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LOOKING AT A WAY OF LIFE GONE, A CHILLING SPY THRILLER, DOWNUNDER MYSTERY, DOWNTOWN EN ROUTE, AND SUMMER RERUNS AHOY!







By Anne Brodie

Sweetland is the second film in a couple of weeks about the devastation that fell on Newfoundland and Labrador’s cod fishers’ industry when corporate trawlers emptied the waters locals had survived upon for hundreds of years. It focuses on a small, tight island community offered large government cash payouts to move to the big island. All must accept the offer or it will be withdrawn. Two elderly men refuse to go; Moses Sweetland (kudos to Mark Lewis Jones) gives no reason, but locals know he’s attached to the place of his ancestors, the burial place of his wife and son, where he will live out his life. “Stay with the dead. A body could do worse”. Exquisite scenes as he lies on grassy hillsides looking out at the sea, in the sun, air, and wind tell us another reason. He shares it with his best friend, a little boy, who also wants to stay put.  The other holdout gives in and signs off, but Sweetland digs in his heels, keeping hostage islanders who want new lives with all that money, off the island. They turn on him and in the midst of it, the boy drowns. A local farmer’s cow is in agony because there isn’t enough grass and no hay for feeding, a symbol of a dying lifestyle, and community. A mob burns down his shed but he’s not bowed. I’ll leave it there and say the film is extraordinarily poetic, and deeply local, so much so that we must learn its ways, adjust to the heavy accents and the views on life, and its history, so different from ours. It feels foreign, this tiny place on the roaring Atlantic; its an immensely profound character study, set within a darkened palette, mostly silent, it tries our patience but also strikes deep emotions. Mary Walsh has a wonderful cameo. Christian Sparkes who directed The King Tide, adapted Michael Crummey’s novel for this. In theatres May 17 in Toronto and Vancouver.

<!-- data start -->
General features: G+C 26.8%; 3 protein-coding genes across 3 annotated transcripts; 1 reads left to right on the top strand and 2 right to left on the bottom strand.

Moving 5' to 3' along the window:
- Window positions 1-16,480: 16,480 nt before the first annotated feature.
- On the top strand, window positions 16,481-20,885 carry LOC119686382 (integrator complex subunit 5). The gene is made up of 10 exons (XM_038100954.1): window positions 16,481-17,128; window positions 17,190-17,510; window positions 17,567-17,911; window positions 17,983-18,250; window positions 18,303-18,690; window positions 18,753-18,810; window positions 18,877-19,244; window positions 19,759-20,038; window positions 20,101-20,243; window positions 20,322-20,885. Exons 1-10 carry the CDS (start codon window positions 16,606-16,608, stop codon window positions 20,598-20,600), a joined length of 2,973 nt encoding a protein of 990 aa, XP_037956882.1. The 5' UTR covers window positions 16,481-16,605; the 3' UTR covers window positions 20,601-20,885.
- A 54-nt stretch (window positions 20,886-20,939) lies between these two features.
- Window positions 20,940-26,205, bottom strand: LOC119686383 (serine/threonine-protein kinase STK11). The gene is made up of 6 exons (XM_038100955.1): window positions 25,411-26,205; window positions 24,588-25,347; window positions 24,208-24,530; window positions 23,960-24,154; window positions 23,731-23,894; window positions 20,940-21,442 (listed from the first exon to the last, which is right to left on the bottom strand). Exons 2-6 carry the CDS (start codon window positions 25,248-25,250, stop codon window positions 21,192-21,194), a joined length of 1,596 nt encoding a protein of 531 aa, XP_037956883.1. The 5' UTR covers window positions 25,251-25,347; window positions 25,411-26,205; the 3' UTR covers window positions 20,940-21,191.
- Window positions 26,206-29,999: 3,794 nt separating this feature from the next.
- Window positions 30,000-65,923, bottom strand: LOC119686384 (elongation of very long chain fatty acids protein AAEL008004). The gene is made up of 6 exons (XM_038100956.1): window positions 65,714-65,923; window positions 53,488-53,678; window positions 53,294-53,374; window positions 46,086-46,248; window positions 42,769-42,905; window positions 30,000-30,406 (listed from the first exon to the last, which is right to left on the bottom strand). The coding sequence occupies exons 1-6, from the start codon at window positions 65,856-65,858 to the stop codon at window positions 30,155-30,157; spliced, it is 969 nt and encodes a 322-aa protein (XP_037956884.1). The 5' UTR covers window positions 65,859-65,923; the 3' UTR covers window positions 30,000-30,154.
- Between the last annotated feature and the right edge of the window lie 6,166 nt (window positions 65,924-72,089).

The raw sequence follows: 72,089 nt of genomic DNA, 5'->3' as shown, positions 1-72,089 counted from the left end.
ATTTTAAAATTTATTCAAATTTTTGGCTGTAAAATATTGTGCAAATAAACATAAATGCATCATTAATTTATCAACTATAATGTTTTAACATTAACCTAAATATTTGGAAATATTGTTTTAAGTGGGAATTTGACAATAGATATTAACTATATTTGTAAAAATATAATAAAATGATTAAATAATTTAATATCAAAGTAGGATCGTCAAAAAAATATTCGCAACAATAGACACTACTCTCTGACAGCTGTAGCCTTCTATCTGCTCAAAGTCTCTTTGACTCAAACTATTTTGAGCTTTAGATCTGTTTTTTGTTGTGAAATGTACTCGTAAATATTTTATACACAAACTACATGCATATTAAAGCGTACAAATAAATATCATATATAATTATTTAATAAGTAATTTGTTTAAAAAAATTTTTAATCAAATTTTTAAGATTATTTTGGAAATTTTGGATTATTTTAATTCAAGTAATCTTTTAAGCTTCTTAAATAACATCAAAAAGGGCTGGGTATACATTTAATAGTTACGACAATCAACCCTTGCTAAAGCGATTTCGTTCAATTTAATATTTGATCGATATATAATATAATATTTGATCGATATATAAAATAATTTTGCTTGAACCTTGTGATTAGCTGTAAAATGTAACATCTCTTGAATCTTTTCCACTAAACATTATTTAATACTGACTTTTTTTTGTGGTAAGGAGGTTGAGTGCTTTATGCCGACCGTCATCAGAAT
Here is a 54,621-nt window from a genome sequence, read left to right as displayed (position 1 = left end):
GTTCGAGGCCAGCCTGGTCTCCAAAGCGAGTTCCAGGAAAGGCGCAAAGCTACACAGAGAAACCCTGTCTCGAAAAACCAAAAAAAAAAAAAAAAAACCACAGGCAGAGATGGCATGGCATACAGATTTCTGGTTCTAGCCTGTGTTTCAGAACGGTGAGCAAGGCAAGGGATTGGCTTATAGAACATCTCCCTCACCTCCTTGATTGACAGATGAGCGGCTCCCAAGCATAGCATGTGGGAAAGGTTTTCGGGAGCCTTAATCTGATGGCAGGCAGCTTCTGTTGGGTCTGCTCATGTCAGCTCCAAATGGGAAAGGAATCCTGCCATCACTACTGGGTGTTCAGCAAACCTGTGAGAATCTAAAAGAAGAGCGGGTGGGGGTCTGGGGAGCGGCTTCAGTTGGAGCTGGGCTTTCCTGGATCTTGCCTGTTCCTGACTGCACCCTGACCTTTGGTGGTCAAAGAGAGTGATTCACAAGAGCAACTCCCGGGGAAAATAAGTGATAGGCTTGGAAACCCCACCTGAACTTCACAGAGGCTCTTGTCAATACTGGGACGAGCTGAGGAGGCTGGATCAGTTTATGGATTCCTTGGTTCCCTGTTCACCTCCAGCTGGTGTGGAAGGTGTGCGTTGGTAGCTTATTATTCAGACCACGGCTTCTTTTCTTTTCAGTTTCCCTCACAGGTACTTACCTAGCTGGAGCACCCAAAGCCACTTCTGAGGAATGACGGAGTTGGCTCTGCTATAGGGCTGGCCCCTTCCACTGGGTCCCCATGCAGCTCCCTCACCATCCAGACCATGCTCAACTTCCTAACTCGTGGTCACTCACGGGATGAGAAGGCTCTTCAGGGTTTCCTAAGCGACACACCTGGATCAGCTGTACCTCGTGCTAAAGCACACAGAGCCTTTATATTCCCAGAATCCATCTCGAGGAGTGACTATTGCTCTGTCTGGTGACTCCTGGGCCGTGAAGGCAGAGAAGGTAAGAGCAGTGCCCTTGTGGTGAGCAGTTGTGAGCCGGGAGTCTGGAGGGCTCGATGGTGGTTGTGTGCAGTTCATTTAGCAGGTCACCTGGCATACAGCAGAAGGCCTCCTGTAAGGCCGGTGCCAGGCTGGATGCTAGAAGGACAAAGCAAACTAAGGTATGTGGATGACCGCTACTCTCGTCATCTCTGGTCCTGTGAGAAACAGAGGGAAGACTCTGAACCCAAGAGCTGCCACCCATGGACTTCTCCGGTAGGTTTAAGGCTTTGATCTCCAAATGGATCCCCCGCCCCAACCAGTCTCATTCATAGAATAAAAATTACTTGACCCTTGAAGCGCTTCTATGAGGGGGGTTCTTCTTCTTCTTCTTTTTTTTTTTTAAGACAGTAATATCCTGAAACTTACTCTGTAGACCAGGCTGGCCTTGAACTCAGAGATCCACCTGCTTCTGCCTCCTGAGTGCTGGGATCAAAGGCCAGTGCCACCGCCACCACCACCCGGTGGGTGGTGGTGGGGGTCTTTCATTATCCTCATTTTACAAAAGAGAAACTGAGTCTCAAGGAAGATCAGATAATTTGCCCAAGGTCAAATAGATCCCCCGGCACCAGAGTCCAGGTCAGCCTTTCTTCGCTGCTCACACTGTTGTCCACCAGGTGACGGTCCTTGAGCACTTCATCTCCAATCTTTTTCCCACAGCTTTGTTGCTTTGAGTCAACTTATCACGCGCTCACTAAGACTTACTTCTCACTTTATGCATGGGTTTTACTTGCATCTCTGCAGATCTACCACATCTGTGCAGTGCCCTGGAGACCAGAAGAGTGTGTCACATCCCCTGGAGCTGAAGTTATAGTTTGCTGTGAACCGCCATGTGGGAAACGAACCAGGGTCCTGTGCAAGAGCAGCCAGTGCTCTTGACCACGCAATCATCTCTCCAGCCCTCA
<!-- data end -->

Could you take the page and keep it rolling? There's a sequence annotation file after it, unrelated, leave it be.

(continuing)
Just caught up with the Netflix’ mini-series Treason, set in the highest echelons of the British government and glad I did. Big fan of espionage thrillers. Sir Martin Angelis, played by powerhouse Ciarán Hinds, head of MI6, the national intelligence agency is having a quiet time in a restaurant, when a woman in the kitchen slips a liquid into his drink. He’s poisoned and nearly dies. This puts young career agent Adam Lawrence (Chris Cox) into the top job permanently despite his lack of experience.  Angelis ignored a sign something was amiss when the woman served him his drink but to his peril, did nothing. She is Kara (Olga Kurylenko) a Russian / British double agent with whom Lawrence had an affair some years before. He and his wife, former soldier Maddy (Oona Chaplin – one of those Chaplins), and their children are delighted by his once-in-a-lifetime promotion.  But Lawrence runs into Kara; little does he know she will rock his world in the worst possible way.  But for now, as MI6 head must secure the country for fear of another attack; a huge undertaking that tests everything he’s got. Kara reveals she pulled the strings to get him the gig and now demands his help in providing her with intel.  Unknown to him, she’s fed him vital secrets via third parties that compromise his position and the country and give her the power.  Maddy understands he’s in a bad spot and tries to reassure him but before long, things blow up and they run from London for safety. A remarkable behind-the-scenes line up – Matt Charman, the Oscar-nominated writer Matt Charman who wrote Bridge of Spies, and Tom Hanks and Mark Rylance sharing directing duties. Tight plotting, characters fighting for countries, and astonishing plot twists. Some situations seem outrageous and unreal but hey, we’re not spies.